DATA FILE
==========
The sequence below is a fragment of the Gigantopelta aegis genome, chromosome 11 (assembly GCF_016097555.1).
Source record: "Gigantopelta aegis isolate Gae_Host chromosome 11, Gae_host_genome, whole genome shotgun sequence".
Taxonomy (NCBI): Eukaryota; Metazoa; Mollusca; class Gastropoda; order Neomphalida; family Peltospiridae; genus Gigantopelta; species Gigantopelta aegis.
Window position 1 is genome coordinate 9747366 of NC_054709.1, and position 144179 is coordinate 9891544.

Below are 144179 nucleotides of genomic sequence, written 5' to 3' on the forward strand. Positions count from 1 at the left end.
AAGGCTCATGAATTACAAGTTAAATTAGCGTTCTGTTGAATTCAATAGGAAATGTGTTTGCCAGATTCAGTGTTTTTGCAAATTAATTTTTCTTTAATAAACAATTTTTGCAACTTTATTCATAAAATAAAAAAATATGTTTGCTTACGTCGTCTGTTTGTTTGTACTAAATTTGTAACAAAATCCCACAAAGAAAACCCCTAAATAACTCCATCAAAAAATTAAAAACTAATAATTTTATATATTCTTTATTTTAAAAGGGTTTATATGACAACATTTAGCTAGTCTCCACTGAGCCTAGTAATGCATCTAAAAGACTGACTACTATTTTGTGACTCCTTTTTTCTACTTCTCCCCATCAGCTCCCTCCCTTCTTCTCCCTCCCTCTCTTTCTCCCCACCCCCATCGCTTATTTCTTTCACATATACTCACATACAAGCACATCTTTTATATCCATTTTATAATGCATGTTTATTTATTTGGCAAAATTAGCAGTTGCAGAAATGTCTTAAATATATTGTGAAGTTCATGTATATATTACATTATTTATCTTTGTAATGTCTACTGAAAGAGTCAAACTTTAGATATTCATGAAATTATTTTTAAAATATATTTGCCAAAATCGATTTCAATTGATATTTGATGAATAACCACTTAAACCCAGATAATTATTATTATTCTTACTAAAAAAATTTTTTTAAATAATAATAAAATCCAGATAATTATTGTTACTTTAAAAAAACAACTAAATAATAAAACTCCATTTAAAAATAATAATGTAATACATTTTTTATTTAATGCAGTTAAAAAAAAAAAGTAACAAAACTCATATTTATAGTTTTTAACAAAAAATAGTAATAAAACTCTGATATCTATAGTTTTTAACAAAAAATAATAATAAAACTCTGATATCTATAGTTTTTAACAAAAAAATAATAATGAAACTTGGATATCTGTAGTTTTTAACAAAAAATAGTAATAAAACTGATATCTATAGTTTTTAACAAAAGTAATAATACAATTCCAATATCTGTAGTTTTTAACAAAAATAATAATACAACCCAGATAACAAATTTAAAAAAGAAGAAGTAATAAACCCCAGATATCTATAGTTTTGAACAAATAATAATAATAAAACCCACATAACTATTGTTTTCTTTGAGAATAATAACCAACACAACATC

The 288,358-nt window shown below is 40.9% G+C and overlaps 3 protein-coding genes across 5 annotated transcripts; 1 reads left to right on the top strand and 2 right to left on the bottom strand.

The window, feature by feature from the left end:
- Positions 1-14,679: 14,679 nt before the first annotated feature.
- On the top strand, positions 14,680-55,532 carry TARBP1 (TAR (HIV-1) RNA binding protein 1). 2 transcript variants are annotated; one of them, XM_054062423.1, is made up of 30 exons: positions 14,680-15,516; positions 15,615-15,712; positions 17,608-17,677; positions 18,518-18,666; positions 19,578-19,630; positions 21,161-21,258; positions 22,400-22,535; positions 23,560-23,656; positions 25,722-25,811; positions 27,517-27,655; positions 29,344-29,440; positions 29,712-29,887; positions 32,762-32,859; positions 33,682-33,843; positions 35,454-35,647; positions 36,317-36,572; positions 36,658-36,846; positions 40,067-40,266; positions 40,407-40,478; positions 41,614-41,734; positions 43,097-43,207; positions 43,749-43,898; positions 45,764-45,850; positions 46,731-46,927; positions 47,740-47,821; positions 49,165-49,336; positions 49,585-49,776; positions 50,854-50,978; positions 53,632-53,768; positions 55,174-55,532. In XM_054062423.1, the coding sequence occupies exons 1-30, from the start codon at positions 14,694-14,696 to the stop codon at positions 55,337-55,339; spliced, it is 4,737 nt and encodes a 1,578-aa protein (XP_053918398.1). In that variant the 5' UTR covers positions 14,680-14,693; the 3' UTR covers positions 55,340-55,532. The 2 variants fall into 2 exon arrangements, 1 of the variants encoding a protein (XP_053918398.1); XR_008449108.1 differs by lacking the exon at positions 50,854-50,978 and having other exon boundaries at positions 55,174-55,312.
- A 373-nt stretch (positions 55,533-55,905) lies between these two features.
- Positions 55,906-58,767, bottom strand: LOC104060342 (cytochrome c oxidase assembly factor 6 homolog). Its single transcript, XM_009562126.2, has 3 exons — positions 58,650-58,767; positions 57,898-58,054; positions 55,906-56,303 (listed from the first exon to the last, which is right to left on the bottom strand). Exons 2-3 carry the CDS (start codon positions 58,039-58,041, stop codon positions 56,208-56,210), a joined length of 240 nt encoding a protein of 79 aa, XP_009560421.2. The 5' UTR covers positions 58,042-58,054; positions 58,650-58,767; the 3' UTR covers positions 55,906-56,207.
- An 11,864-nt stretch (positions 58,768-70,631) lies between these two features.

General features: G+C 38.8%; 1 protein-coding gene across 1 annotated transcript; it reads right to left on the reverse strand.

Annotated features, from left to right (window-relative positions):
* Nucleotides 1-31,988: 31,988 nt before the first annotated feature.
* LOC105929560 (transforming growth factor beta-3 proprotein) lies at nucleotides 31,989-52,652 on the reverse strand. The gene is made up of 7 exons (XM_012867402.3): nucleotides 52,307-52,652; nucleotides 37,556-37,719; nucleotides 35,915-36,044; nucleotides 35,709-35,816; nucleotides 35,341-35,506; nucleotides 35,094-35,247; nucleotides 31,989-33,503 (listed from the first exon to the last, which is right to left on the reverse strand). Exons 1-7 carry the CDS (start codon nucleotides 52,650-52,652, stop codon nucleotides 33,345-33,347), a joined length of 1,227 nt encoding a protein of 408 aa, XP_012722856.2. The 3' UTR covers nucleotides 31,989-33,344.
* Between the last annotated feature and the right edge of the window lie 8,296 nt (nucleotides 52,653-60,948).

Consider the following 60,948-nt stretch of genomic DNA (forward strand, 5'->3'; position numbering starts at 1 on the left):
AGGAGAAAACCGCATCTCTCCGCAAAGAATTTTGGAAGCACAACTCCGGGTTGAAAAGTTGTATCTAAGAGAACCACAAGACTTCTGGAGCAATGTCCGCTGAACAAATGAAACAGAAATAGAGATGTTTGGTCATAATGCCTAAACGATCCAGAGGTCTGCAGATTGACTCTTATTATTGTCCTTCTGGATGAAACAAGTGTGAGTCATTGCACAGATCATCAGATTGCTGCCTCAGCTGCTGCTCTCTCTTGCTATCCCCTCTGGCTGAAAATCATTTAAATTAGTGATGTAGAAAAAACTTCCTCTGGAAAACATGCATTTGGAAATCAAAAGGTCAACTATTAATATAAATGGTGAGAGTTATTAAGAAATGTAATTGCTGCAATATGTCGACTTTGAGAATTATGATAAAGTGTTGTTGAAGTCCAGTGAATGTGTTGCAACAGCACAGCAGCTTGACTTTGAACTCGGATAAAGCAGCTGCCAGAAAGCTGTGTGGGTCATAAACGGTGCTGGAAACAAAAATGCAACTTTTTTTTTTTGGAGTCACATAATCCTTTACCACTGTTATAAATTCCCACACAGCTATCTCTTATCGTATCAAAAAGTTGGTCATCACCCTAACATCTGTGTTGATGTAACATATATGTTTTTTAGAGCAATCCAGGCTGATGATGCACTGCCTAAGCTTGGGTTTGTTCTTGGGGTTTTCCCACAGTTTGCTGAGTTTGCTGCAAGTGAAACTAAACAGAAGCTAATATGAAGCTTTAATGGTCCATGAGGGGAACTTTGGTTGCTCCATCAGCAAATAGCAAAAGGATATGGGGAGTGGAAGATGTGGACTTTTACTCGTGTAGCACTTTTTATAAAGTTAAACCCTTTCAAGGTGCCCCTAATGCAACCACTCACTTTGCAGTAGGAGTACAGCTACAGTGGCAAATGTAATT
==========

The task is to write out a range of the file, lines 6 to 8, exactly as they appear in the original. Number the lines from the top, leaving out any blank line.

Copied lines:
AAGGCTCATGAATTACAAGTTAAATTAGCGTTCTGTTGAATTCAATAGGAAATGTGTTTGCCAGATTCAGTGTTTTTGCAAATTAATTTTTCTTTAATAAACAATTTTTGCAACTTTATTCATAAAATAAAAAAATATGTTTGCTTACGTCGTCTGTTTGTTTGTACTAAATTTGTAACAAAATCCCACAAAGAAAACCCCTAAATAACTCCATCAAAAAATTAAAAACTAATAATTTTATATATTCTTTATTTTAAAAGGGTTTATATGACAACATTTAGCTAGTCTCCACTGAGCCTAGTAATGCATCTAAAAGACTGACTACTATTTTGTGACTCCTTTTTTCTACTTCTCCCCATCAGCTCCCTCCCTTCTTCTCCCTCCCTCTCTTTCTCCCCACCCCCATCGCTTATTTCTTTCACATATACTCACATACAAGCACATCTTTTATATCCATTTTATAATGCATGTTTATTTATTTGGCAAAATTAGCAGTTGCAGAAATGTCTTAAATATATTGTGAAGTTCATGTATATATTACATTATTTATCTTTGTAATGTCTACTGAAAGAGTCAAACTTTAGATATTCATGAAATTATTTTTAAAATATATTTGCCAAAATCGATTTCAATTGATATTTGATGAATAACCACTTAAACCCAGATAATTATTATTATTCTTACTAAAAAAATTTTTTTAAATAATAATAAAATCCAGATAATTATTGTTACTTTAAAAAAACAACTAAATAATAAAACTCCATTTAAAAATAATAATGTAATACATTTTTTATTTAATGCAGTTAAAAAAAAAAAGTAACAAAACTCATATTTATAGTTTTTAACAAAAAATAGTAATAAAACTCTGATATCTATAGTTTTTAACAAAAAATAATAATAAAACTCTGATATCTATAGTTTTTAACAAAAAAATAATAATGAAACTTGGATATCTGTAGTTTTTAACAAAAAATAGTAATAAAACTGATATCTATAGTTTTTAACAAAAGTAATAATACAATTCCAATATCTGTAGTTTTTAACAAAAATAATAATACAACCCAGATAACAAATTTAAAAAAGAAGAAGTAATAAACCCCAGATATCTATAGTTTTGAACAAATAATAATAATAAAACCCACATAACTATTGTTTTCTTTGAGAATAATAACCAACACAACATC

The 288,358-nt window shown below is 40.9% G+C and overlaps 3 protein-coding genes across 5 annotated transcripts; 1 reads left to right on the top strand and 2 right to left on the bottom strand.

The window, feature by feature from the left end: